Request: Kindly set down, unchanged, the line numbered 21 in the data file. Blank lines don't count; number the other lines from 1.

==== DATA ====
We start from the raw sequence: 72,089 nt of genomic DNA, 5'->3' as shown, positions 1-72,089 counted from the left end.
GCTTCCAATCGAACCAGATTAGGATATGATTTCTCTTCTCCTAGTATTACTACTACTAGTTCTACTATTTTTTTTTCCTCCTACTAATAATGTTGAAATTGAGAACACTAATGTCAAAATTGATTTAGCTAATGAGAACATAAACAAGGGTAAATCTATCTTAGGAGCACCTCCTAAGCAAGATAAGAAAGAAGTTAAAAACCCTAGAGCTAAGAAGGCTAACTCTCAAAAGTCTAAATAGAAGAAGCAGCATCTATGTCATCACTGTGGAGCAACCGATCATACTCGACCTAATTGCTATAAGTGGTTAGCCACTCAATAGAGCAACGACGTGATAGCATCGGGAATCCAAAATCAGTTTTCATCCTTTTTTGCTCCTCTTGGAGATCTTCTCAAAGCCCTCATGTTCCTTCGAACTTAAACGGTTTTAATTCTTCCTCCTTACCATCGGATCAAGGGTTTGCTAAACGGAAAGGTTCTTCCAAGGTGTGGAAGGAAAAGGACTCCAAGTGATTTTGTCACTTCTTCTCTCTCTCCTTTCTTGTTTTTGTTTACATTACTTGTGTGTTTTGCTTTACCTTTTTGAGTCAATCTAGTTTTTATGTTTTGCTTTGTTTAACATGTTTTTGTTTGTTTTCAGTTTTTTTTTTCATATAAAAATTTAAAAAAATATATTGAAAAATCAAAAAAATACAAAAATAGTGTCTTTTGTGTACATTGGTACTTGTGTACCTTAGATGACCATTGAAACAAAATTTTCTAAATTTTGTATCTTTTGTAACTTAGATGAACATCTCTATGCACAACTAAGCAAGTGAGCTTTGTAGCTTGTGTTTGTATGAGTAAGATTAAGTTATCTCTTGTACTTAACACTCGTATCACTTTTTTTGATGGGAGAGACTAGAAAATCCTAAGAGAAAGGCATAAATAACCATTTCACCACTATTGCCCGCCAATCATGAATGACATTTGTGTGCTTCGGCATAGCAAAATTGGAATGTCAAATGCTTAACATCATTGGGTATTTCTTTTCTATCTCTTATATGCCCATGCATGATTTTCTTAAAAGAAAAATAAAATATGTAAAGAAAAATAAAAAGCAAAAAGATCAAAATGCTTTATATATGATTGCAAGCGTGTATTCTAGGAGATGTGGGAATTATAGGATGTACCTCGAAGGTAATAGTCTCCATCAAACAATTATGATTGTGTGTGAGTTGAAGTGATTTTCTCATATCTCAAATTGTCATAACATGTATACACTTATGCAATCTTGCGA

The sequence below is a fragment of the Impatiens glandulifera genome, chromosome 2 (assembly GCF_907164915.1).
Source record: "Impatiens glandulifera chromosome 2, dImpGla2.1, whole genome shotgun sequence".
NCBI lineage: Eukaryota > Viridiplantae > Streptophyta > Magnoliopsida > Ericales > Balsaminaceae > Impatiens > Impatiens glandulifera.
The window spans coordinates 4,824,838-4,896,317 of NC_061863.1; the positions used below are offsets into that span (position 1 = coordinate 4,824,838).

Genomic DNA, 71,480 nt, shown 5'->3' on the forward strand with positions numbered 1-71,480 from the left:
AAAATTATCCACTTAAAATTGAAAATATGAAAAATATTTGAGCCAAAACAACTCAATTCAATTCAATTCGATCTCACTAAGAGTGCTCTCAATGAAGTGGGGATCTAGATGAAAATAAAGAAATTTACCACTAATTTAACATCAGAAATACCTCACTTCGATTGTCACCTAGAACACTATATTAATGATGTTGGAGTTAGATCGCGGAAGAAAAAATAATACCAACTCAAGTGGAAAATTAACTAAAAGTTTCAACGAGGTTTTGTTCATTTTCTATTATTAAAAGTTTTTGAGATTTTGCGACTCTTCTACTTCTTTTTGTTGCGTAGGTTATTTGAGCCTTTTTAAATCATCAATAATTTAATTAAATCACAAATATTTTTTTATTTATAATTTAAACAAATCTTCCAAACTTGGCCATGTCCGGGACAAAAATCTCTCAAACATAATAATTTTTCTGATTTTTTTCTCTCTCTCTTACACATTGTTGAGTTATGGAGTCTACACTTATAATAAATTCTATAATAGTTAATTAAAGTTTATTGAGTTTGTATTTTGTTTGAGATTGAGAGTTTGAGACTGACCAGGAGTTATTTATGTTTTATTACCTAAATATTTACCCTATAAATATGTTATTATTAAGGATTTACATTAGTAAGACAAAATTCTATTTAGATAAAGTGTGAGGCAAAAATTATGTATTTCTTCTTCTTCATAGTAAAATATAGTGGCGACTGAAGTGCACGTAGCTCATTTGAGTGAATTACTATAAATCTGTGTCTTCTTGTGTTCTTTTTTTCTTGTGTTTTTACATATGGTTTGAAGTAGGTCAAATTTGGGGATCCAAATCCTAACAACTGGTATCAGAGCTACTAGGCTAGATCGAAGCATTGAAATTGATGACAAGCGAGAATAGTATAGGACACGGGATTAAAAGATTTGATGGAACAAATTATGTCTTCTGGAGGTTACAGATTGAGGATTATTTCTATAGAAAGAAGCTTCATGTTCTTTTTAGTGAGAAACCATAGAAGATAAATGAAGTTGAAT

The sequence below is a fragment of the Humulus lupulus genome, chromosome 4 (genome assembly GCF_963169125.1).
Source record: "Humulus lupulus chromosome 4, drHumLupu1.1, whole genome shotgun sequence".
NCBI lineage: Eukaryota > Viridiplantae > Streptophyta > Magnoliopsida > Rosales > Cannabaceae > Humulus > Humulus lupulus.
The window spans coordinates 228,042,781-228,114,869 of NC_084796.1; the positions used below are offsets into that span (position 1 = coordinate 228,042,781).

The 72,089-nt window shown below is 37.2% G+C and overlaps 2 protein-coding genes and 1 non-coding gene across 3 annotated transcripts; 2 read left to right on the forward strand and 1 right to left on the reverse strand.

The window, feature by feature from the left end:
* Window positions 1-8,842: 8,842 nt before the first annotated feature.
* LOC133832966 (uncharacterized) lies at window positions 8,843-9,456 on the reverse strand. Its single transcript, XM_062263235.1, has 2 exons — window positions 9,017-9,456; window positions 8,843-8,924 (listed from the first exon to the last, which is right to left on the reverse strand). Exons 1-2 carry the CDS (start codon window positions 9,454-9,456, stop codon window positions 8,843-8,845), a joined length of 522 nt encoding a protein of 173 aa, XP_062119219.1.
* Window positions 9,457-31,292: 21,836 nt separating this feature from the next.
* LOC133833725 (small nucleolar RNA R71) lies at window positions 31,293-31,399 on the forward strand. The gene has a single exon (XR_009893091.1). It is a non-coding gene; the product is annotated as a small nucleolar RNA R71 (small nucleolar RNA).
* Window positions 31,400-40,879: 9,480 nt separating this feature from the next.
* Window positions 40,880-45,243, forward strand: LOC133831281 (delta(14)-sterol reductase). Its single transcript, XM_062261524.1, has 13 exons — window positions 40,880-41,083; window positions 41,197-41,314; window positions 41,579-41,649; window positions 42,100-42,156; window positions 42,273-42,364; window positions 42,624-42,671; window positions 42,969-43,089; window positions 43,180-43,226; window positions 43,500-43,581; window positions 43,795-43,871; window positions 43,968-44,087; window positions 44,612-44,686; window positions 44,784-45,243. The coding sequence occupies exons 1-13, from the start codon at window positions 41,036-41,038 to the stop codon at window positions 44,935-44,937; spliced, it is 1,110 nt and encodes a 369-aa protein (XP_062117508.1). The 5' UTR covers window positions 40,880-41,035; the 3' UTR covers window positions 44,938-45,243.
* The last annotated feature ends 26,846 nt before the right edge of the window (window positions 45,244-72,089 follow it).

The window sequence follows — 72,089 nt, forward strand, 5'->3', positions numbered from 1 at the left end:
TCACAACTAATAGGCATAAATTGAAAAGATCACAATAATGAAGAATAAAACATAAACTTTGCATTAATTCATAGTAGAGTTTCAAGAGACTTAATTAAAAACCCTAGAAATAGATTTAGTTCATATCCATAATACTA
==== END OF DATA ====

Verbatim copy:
* The last annotated feature ends 26,846 nt before the right edge of the window (window positions 45,244-72,089 follow it).